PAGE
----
Policy
Difficult To Predict Full Impact Of Coronavirus On Crude Market
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Cross Country Pipelines Elude India Despite Growing Gas Demand
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MoPNG Seeks Cabinet Approval To Split Gas Company GAIL
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Aborted Move To Merge PSU Oil Cos Can Succeed In North East
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Euro-V1 Transport Fuels To Be Costly For Indian Consumers
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Regulation
Development Of Marginal Fields Requires A Different Strategy
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RILís DI/D3 Exit To Be Succeed By 3 New Group Of Fields
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Oil India To Embark On Development Drilling In Rajasthan Block
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National Seismic Survey Makes Progress Despite Difficult Terrains
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Alternative Energy / Fuel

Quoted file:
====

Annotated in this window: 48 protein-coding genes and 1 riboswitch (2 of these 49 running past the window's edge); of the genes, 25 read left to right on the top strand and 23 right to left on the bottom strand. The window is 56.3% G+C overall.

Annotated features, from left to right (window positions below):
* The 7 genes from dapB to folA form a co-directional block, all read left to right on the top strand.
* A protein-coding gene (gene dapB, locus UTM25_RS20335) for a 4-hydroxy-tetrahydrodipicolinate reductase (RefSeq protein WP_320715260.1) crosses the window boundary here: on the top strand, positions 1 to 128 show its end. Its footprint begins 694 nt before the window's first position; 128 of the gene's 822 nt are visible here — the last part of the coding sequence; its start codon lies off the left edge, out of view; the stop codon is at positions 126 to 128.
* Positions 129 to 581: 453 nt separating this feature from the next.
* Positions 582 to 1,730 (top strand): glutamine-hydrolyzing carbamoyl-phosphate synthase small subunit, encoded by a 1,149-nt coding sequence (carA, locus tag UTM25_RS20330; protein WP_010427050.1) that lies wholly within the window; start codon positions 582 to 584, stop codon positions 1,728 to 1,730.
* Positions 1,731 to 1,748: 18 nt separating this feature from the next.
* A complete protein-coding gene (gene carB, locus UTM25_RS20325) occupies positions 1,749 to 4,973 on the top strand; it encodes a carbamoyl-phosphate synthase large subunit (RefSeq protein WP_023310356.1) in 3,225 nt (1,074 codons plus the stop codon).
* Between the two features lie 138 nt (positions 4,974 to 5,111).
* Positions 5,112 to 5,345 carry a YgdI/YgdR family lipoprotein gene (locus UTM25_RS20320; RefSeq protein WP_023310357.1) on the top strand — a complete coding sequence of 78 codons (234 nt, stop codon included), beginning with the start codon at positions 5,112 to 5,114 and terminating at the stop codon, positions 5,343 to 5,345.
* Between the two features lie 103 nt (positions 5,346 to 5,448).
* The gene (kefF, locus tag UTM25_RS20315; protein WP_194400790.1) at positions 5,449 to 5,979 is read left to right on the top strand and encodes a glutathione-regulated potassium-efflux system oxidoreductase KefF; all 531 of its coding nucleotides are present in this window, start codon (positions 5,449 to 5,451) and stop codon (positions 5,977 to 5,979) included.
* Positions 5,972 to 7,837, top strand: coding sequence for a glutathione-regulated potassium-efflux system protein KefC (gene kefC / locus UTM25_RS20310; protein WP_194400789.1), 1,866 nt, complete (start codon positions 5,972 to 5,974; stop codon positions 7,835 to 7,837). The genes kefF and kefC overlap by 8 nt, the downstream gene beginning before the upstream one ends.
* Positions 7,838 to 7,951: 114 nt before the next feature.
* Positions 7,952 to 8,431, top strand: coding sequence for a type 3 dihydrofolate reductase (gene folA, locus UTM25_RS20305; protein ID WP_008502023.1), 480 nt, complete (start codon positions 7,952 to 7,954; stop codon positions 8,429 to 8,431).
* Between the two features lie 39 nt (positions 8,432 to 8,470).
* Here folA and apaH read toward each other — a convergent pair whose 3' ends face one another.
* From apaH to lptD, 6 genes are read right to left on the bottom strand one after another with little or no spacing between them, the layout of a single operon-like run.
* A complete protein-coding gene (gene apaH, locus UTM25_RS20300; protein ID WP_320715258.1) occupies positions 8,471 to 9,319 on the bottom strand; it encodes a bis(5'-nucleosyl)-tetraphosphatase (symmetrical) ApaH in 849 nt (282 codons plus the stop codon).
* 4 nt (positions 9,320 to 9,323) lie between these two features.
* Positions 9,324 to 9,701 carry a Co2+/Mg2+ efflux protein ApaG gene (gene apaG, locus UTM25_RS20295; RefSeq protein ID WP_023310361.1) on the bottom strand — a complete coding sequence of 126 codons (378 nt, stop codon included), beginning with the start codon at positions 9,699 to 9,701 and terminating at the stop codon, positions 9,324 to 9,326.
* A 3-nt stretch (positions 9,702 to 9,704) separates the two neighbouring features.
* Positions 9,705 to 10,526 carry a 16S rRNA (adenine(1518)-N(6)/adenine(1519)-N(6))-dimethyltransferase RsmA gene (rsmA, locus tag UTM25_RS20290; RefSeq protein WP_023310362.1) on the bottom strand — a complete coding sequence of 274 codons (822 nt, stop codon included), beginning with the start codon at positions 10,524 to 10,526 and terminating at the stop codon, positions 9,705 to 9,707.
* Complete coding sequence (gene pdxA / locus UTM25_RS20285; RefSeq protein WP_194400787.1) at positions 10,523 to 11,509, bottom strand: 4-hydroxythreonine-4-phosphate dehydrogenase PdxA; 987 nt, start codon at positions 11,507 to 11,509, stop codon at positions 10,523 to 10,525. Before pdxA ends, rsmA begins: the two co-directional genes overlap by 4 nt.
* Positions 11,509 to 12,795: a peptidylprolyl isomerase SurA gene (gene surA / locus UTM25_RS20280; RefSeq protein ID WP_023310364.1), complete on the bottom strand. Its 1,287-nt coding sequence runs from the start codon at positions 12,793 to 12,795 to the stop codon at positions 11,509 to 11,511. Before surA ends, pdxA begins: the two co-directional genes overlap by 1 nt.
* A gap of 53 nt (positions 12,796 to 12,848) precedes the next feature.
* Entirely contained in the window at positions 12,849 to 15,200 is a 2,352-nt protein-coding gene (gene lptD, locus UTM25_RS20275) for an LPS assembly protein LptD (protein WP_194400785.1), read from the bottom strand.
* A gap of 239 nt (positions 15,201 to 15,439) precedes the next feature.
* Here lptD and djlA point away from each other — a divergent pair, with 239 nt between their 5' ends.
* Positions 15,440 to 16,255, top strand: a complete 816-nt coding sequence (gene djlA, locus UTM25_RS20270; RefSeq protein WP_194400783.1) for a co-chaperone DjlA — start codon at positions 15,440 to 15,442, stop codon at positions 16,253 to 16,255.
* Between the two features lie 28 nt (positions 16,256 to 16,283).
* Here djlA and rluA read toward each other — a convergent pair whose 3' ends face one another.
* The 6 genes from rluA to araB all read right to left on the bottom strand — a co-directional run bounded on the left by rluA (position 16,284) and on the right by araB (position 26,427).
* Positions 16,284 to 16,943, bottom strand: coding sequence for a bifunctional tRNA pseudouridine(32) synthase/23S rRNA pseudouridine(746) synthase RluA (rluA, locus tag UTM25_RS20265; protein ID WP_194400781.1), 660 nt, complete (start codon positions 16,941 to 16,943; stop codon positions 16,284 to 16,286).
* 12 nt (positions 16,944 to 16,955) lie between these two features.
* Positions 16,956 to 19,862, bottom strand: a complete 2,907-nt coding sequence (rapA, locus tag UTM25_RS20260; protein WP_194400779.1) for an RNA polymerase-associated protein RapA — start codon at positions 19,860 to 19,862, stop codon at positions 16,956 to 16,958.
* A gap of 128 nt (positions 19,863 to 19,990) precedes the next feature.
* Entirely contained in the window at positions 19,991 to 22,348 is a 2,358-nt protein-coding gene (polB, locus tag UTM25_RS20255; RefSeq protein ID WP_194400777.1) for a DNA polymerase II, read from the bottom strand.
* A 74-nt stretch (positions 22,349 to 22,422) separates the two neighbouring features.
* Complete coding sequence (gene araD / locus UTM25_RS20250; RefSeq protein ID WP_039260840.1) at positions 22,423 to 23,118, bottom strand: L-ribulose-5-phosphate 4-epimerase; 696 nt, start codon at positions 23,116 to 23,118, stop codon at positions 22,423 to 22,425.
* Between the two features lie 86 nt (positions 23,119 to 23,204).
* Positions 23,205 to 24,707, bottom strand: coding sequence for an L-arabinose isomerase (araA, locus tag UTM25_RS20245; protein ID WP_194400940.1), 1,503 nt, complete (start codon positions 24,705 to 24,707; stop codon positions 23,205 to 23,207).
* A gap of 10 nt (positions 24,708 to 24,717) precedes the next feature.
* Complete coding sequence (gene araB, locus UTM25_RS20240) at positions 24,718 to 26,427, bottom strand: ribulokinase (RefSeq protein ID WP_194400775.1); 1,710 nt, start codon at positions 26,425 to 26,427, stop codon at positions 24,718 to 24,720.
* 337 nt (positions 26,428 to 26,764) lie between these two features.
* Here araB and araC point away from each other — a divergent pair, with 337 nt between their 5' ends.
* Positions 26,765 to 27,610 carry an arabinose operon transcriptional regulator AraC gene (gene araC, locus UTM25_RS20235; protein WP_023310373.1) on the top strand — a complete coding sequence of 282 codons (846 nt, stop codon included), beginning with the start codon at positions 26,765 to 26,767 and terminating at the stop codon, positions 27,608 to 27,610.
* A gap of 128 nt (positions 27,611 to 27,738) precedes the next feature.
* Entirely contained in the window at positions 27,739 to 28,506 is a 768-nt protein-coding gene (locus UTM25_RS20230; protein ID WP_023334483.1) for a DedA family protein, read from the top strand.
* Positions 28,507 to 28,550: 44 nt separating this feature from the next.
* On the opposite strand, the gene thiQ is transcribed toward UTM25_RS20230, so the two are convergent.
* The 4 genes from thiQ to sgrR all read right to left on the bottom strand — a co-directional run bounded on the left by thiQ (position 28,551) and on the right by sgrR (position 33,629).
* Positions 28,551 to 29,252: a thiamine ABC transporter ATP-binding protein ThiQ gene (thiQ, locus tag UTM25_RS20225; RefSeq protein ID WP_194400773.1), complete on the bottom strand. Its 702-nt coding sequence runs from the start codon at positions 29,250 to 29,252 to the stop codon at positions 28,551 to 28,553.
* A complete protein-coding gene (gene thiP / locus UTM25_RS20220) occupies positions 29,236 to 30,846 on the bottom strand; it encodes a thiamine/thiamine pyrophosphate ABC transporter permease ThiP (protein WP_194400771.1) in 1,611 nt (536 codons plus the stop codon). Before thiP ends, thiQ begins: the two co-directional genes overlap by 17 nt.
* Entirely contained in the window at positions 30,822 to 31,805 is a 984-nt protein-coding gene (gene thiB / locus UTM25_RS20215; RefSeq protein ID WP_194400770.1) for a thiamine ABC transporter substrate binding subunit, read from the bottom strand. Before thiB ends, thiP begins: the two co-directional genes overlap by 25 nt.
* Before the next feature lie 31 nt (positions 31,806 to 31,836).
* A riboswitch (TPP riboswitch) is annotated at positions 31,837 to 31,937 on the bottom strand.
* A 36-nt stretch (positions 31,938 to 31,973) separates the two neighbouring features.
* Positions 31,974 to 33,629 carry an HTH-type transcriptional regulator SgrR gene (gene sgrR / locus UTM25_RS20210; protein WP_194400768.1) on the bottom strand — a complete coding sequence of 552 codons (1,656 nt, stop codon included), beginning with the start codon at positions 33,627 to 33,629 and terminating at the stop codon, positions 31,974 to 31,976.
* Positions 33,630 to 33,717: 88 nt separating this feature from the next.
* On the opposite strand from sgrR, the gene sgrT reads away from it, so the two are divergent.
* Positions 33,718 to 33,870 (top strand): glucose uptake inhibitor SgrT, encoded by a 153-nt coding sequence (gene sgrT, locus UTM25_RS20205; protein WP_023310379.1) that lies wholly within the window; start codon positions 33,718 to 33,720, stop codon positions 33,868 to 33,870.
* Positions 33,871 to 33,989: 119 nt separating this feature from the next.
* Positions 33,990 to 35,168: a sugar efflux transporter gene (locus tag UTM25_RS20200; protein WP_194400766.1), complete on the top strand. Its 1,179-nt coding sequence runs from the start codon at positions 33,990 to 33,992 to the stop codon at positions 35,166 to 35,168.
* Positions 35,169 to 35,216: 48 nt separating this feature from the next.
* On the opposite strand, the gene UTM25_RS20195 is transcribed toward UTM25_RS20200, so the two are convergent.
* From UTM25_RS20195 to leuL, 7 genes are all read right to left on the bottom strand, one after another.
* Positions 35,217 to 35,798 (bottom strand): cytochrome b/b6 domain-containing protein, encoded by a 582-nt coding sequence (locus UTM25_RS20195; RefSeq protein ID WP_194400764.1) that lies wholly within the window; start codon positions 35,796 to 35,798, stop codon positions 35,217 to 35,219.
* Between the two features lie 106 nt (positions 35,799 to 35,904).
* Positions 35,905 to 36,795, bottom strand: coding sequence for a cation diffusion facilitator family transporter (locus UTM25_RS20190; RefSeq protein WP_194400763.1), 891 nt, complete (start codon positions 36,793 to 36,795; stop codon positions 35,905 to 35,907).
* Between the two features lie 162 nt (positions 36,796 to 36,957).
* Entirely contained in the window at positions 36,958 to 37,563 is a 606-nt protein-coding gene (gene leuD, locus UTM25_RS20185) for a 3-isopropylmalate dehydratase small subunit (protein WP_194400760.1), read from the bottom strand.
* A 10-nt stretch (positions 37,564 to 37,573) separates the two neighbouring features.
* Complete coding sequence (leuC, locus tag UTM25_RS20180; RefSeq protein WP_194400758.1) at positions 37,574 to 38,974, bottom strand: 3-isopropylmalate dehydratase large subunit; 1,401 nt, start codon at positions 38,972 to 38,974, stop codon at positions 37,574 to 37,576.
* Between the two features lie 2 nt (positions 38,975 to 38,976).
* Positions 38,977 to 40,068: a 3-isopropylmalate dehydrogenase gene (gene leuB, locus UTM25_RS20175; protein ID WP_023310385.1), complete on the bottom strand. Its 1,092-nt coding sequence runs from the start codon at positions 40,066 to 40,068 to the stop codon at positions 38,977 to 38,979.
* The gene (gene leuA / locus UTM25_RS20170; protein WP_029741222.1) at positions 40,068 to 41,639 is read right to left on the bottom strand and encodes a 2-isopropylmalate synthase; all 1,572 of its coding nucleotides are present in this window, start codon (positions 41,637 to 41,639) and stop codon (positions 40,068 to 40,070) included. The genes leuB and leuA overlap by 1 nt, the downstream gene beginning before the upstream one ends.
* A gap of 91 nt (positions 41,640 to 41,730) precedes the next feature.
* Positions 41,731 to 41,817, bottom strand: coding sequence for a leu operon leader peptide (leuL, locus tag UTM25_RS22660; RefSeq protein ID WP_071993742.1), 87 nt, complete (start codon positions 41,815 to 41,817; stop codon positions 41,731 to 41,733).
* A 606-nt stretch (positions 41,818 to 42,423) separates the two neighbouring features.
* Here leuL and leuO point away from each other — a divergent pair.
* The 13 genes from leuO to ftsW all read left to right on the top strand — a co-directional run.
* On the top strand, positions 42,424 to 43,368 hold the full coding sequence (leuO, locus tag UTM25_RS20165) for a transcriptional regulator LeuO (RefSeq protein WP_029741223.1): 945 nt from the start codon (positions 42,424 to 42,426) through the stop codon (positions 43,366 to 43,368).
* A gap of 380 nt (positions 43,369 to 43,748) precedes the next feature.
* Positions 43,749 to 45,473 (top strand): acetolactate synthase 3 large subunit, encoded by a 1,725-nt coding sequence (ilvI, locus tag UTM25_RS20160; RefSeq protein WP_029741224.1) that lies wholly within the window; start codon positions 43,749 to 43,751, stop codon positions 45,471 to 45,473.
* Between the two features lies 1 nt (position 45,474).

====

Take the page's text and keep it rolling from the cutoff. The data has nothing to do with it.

Ethanol blending programme, supply year* 2018-19 (P)
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Hydrogen Fuel From Seawater
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New Projects
Fluor Awarded Petrochemical Contract By Bharat Petroleum Corp.
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Shearwater Geoservices Secures 3D Survey Contract From Reliance
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Arunachal Govt Grants Extension Of PML For The Kharsang Oilfield
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Qatargas Delivers Commissioning LNG Cargo To Indiaís Mundra Terminal
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Nepal, India To Study Feasibility Of Liquefied Natural Gas Pipeline Project
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Kochi-Koottanad-Mangaluru Gas Pipeline To Be Ready By End Of March
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Market Watch
BSE Inks Licensing Agreement With ICE To Use Brent Index
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Govt Identifies 44 New Areas For City Gas Distribution Auctions
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Companies
IOCís Net Profit Trebles, GRM Drops In Q3
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Kluber Lubrication Launches Specialty Lubes For EVs, EPB AUTO EXPO 2020
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Press Release [FREE Access]
Petro Intelligence Ľ Fallout Of A Falling Out

By R. Sasankan

A recent newspaper headline screamed: “Petroleum ministry trying to scuttle Aramco-RIL deal”.